This reminds me of an anecdote: “Jesus does not promise to calm every storm in your life. Jesus does promise to calm you in every storm of life.” In this anecdote it was told that John Wesley could hardly have been called a faint-hearted stay- at-home. But there were times when even he lost his nerve. During one of Wesley’s several Atlantic crossings, a frighteningly fierce storm broke out; pitching and tossing the ship about like a bathtub toy. While Wesley and others clung to their bunks and hid their heads, a community of Moravians, traveling to their new homeland, calmly gathered to hold their daily worship service and sing praises to God. Watching these Moravians, so apparently unperturbed by the howling winds and crashing waves, Wesley realized he was witnessing a truly waterproof faith. From that moment on, John Wesley prayed that God would give him the ability to likewise ride out life’s storms with as much confidence.
What made those Moravians so peaceful in the face of the tempest? It was the same trait that the disciples so woefully lacked in today’s gospel text: faith and trust in Jesus. After stretching out his arms and stilling the storm, Jesus turned to his companions and chastised them. By cowardly cringing and crying out to Jesus in fear, they had revealed the shallowness of their faith. Although they had been specially chosen as Jesus’ fellow travelers on this journey, they missed the boat.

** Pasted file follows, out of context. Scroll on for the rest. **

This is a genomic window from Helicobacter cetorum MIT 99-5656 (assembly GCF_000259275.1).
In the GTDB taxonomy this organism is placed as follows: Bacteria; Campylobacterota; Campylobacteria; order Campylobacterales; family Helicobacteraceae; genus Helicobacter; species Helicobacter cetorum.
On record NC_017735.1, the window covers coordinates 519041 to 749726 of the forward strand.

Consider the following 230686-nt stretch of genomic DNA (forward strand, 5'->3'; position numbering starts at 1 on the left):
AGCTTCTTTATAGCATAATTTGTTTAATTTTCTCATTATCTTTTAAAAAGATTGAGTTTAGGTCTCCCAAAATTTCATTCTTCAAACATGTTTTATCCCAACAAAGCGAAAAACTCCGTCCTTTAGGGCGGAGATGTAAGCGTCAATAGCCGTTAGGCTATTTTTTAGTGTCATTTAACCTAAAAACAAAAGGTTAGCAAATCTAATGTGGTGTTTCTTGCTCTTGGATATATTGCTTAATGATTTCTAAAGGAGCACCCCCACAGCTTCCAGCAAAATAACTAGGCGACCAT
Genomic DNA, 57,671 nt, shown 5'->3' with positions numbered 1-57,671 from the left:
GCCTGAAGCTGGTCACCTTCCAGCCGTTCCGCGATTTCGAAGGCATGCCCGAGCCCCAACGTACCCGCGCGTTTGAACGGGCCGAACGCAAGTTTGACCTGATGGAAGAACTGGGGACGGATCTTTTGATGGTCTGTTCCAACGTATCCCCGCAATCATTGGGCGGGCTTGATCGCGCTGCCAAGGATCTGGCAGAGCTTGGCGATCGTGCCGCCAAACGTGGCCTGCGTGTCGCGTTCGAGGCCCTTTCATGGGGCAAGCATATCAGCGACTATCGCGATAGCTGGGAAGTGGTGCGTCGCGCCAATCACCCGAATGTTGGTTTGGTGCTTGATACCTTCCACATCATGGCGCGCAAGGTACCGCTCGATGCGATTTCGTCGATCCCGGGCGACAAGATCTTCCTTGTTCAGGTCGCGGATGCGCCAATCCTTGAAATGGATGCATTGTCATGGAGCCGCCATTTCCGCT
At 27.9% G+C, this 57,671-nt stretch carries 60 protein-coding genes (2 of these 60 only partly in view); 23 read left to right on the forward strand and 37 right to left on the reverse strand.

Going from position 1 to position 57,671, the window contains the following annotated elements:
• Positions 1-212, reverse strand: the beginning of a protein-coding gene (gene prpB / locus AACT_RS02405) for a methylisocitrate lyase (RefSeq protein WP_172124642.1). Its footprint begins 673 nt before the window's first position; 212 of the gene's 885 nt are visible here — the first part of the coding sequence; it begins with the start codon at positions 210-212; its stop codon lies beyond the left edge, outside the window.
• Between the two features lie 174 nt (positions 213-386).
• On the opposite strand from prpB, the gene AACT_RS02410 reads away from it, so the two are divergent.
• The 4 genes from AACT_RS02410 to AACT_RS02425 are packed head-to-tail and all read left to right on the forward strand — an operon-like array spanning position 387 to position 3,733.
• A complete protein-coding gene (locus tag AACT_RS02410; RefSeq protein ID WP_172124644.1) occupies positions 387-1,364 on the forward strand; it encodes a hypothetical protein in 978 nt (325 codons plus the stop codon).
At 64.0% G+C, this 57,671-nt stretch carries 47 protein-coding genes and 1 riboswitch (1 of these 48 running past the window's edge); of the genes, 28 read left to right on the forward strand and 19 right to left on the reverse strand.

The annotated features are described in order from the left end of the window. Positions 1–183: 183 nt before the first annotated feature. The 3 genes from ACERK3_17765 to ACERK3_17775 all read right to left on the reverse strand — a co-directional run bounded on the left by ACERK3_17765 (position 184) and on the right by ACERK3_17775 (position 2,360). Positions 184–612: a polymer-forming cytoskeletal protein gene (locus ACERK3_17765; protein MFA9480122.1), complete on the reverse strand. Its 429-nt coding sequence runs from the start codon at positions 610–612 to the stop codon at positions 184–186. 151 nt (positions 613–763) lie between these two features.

We must remember that regardless of what happens, God will be with us. Wrote the Psalmist: “When I am afraid I put my trust in you.” Well, let me ask you. Where else are you going to go? If the number of COVID19 infection surges tomorrow, God is still going to be the same. God is the same yesterday, today and tomorrow.
In his Pulitzer Prize winning book, The Denial of Death, Ernest Becker says that so many of the fears that we grapple with—fear of rejection, abandonment, failure, separation, and loss—are but manifestations of the one ultimate fear, and that is the fear of death. Perhaps he is right. How do we overcome that ultimate fear? Faith. It is the only antidote that will exorcise the demons of fear that can haunt us.
A little girl was about to undergo a dangerous operation. Just before the doctor administered the anesthetic, he said:” Before we can make you well, we must put you to sleep.” The girl responded: “Oh, if you are going to put me to sleep, then I must say my prayers first.” And she folded her hands, closed her eyes, and said:” Now I lay me down to sleep, I pray the Lord my soul to keep. If I should die before I wake; I pray the Lord my soul to take. And this I ask for Jesus’ sake. Amen.
Later on the surgeon admitted that he prayed that prayer that night for the first time in thirty years. (Donald L. Deffner, Seasonal Illustrations, San Jose: Resource, 1992, 88)
How is the serenity of our lives being shattered? Where are our empty places, our terrifying places, the places where our familiar securities fail? When the darkness falls, and the wind rises, and the storms threaten to engulf us, we are promised by our Gospel lesson that we are not alone. We stand under the mercy and protection of him whom even the wind and the sea obey.
Faith makes the uplook good, the outlook bright, the inlook favorable, and the future glorious. – V Raymond Adman
Let us pray.
O Lord, make us have perpetual love and reverence of your holy Name, for you never fail to help us and govern those whom you have set upon the sure foundation of your loving-kindness; through Jesus Christ our Lord, who lives and reigns with you and the Holy Spirit, one God, for ever and ever. Amen. (ECP-BCP Proper 7 Collect)**